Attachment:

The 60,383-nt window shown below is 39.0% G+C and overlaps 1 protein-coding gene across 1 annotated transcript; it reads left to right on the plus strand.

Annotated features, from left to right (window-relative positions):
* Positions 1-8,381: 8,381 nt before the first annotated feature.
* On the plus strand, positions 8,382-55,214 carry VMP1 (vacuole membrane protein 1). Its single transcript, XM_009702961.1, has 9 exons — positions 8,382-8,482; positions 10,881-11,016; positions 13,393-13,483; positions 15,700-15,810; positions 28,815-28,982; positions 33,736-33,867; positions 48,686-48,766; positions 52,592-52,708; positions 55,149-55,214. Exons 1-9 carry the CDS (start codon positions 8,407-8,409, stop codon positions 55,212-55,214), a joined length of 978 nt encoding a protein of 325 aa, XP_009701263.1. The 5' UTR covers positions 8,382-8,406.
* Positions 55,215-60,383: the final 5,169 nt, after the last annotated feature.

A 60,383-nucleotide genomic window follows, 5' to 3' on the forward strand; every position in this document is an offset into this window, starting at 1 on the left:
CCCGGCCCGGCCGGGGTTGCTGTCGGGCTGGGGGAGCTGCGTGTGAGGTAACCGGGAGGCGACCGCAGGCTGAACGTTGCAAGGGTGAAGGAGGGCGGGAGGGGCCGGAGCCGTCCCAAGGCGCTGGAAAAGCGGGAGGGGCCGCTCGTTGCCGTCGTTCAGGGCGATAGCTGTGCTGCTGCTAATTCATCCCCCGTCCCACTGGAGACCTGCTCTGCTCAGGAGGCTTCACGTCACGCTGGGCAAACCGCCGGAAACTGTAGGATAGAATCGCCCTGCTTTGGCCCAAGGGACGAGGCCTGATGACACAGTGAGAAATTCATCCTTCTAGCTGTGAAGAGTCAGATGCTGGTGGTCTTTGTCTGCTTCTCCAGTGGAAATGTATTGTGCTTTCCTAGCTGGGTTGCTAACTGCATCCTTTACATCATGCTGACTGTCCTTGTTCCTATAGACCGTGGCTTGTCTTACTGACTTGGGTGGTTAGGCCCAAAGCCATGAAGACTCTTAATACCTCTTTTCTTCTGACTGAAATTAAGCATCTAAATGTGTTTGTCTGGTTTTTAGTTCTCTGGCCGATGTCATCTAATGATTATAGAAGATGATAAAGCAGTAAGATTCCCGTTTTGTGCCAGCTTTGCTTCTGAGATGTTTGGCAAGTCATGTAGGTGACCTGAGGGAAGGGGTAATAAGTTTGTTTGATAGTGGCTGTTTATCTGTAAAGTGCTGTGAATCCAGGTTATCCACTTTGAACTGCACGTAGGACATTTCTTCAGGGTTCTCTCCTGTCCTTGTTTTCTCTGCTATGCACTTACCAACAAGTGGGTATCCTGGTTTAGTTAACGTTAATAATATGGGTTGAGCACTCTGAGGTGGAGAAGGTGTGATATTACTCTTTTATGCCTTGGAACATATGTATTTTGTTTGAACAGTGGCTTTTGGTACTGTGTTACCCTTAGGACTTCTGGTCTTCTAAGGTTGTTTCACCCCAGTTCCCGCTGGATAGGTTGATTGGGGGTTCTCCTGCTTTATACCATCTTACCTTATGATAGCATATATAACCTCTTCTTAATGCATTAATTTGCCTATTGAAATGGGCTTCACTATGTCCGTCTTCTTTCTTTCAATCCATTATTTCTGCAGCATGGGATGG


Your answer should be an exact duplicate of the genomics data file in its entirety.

The 60,383-nt window shown below is 39.0% G+C and overlaps 1 protein-coding gene across 1 annotated transcript; it reads left to right on the plus strand.

Annotated features, from left to right (window-relative positions):
* Positions 1-8,381: 8,381 nt before the first annotated feature.
* On the plus strand, positions 8,382-55,214 carry VMP1 (vacuole membrane protein 1). Its single transcript, XM_009702961.1, has 9 exons — positions 8,382-8,482; positions 10,881-11,016; positions 13,393-13,483; positions 15,700-15,810; positions 28,815-28,982; positions 33,736-33,867; positions 48,686-48,766; positions 52,592-52,708; positions 55,149-55,214. Exons 1-9 carry the CDS (start codon positions 8,407-8,409, stop codon positions 55,212-55,214), a joined length of 978 nt encoding a protein of 325 aa, XP_009701263.1. The 5' UTR covers positions 8,382-8,406.
* Positions 55,215-60,383: the final 5,169 nt, after the last annotated feature.

A 60,383-nucleotide genomic window follows, 5' to 3' on the forward strand; every position in this document is an offset into this window, starting at 1 on the left:
CCCGGCCCGGCCGGGGTTGCTGTCGGGCTGGGGGAGCTGCGTGTGAGGTAACCGGGAGGCGACCGCAGGCTGAACGTTGCAAGGGTGAAGGAGGGCGGGAGGGGCCGGAGCCGTCCCAAGGCGCTGGAAAAGCGGGAGGGGCCGCTCGTTGCCGTCGTTCAGGGCGATAGCTGTGCTGCTGCTAATTCATCCCCCGTCCCACTGGAGACCTGCTCTGCTCAGGAGGCTTCACGTCACGCTGGGCAAACCGCCGGAAACTGTAGGATAGAATCGCCCTGCTTTGGCCCAAGGGACGAGGCCTGATGACACAGTGAGAAATTCATCCTTCTAGCTGTGAAGAGTCAGATGCTGGTGGTCTTTGTCTGCTTCTCCAGTGGAAATGTATTGTGCTTTCCTAGCTGGGTTGCTAACTGCATCCTTTACATCATGCTGACTGTCCTTGTTCCTATAGACCGTGGCTTGTCTTACTGACTTGGGTGGTTAGGCCCAAAGCCATGAAGACTCTTAATACCTCTTTTCTTCTGACTGAAATTAAGCATCTAAATGTGTTTGTCTGGTTTTTAGTTCTCTGGCCGATGTCATCTAATGATTATAGAAGATGATAAAGCAGTAAGATTCCCGTTTTGTGCCAGCTTTGCTTCTGAGATGTTTGGCAAGTCATGTAGGTGACCTGAGGGAAGGGGTAATAAGTTTGTTTGATAGTGGCTGTTTATCTGTAAAGTGCTGTGAATCCAGGTTATCCACTTTGAACTGCACGTAGGACATTTCTTCAGGGTTCTCTCCTGTCCTTGTTTTCTCTGCTATGCACTTACCAACAAGTGGGTATCCTGGTTTAGTTAACGTTAATAATATGGGTTGAGCACTCTGAGGTGGAGAAGGTGTGATATTACTCTTTTATGCCTTGGAACATATGTATTTTGTTTGAACAGTGGCTTTTGGTACTGTGTTACCCTTAGGACTTCTGGTCTTCTAAGGTTGTTTCACCCCAGTTCCCGCTGGATAGGTTGATTGGGGGTTCTCCTGCTTTATACCATCTTACCTTATGATAGCATATATAACCTCTTCTTAATGCATTAATTTGCCTATTGAAATGGGCTTCACTATGTCCGTCTTCTTTCTTTCAATCCATTATTTCTGCAGCATGGGATGG